How does emerging Angolan civil society help bring about needed peace and constructive international support when the entire recent history of their country has been of internal repression and war aided by external, mostly malign, intervention with a million and a half people killed since 1975? On the face of it, civil society seems unlikely to succeed where elite negotiations and UN interventions have been so spectacularly unsuccessful, but there are some hopeful signs and some possible points of pressure ‐not least the fact that civil society may have greater popular legitimacy (if rather less power) than any of the political parties and government institutions. None the less it is important not to romanticise the attempts of Angolans to organise themselves for self‐help, peace promotion and the like. Many organisations do not last, there are divisions amongst and between groups and a lack of government structures able or interested in dialogue.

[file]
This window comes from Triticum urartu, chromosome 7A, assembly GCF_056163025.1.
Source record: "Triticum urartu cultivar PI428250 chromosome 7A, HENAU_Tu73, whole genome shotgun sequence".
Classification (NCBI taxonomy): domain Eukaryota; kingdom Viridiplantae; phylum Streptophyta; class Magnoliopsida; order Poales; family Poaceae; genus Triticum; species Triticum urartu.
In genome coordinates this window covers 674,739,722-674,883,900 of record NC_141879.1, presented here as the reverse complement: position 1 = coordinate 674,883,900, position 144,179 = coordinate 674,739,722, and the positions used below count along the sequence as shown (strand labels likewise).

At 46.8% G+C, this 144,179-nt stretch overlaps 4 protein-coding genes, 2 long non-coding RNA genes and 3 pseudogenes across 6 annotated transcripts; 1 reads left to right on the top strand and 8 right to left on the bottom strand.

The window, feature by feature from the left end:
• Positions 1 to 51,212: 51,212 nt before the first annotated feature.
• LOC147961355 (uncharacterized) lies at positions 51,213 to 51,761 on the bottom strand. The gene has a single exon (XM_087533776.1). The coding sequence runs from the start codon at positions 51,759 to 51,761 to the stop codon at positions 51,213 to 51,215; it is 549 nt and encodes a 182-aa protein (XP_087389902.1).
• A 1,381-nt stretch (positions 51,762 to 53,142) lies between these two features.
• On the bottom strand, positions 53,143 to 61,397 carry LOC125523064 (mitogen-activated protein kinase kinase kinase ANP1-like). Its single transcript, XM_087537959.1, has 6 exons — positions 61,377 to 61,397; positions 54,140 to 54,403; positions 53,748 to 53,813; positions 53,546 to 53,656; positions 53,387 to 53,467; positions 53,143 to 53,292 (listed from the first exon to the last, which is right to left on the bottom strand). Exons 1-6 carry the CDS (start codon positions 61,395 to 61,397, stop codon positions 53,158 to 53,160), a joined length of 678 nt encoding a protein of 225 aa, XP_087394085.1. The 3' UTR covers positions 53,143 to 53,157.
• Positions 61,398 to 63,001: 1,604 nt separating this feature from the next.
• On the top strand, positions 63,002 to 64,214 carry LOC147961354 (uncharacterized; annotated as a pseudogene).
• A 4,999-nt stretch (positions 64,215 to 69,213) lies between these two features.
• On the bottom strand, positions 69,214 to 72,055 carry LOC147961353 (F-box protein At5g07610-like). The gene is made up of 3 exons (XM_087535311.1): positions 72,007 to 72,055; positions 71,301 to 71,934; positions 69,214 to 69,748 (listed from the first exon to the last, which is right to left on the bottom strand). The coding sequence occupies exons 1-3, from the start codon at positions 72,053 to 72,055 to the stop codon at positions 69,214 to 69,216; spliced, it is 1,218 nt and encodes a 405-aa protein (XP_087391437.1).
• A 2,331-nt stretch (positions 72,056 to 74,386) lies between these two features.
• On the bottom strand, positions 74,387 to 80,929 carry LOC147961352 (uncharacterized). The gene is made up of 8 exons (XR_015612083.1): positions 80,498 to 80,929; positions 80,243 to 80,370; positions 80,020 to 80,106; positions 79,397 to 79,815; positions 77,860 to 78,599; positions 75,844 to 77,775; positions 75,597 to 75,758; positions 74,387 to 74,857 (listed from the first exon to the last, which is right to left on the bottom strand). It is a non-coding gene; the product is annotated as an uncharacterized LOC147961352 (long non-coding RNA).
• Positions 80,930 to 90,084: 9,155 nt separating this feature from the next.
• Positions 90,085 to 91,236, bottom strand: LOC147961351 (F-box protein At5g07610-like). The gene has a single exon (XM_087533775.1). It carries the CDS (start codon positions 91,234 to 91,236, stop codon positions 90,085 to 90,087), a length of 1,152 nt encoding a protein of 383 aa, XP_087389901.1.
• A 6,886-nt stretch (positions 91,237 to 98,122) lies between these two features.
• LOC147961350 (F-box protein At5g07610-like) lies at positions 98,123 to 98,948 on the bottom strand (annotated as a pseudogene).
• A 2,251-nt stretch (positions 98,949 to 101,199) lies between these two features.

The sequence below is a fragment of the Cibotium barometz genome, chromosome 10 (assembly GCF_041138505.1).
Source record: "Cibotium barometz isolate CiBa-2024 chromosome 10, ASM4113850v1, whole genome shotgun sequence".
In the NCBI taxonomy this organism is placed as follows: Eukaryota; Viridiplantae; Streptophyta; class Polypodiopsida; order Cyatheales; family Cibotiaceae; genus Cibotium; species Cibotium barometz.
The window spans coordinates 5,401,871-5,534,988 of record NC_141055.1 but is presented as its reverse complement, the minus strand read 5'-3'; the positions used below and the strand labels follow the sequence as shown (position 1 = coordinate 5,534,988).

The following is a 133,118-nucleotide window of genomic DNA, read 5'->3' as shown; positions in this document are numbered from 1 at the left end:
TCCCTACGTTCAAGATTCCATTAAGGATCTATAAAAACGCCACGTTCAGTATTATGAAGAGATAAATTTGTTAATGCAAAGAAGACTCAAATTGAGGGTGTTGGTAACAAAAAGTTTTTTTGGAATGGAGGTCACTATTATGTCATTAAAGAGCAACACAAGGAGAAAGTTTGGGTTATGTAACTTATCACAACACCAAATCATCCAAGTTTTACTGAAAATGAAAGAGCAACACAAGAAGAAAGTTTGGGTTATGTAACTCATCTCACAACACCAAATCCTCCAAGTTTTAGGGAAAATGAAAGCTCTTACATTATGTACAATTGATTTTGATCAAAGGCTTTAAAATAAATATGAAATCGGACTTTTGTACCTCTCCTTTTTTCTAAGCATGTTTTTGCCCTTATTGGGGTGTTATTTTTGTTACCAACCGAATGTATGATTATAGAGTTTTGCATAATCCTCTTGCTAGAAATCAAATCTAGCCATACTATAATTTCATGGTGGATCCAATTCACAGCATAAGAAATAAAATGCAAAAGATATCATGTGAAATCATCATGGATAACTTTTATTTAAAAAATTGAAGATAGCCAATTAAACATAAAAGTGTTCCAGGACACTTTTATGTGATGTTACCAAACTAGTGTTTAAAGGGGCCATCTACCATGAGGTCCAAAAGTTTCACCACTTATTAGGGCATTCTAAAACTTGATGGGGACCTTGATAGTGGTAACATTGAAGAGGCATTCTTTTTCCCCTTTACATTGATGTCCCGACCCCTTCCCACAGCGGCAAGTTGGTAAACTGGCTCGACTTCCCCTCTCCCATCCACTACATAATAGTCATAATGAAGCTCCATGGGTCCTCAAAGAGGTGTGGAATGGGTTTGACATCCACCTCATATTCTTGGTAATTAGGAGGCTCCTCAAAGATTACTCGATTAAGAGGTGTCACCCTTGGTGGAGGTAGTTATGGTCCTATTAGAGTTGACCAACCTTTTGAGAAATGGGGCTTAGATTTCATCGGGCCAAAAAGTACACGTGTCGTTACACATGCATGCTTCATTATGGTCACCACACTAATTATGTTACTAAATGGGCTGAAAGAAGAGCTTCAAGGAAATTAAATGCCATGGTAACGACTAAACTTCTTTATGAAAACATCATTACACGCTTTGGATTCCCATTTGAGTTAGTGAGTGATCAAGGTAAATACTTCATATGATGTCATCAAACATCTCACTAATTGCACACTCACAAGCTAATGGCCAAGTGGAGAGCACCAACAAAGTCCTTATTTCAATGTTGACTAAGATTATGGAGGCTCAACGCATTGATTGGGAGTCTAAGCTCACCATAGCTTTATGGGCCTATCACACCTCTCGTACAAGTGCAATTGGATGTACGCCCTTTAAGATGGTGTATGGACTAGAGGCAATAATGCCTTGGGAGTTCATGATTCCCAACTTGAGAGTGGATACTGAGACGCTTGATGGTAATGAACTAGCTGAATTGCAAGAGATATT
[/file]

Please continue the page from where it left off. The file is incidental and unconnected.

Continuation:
|Number of pages||12|
|Journal||Review of African Political Economy|
|Publication status||Published - 2001|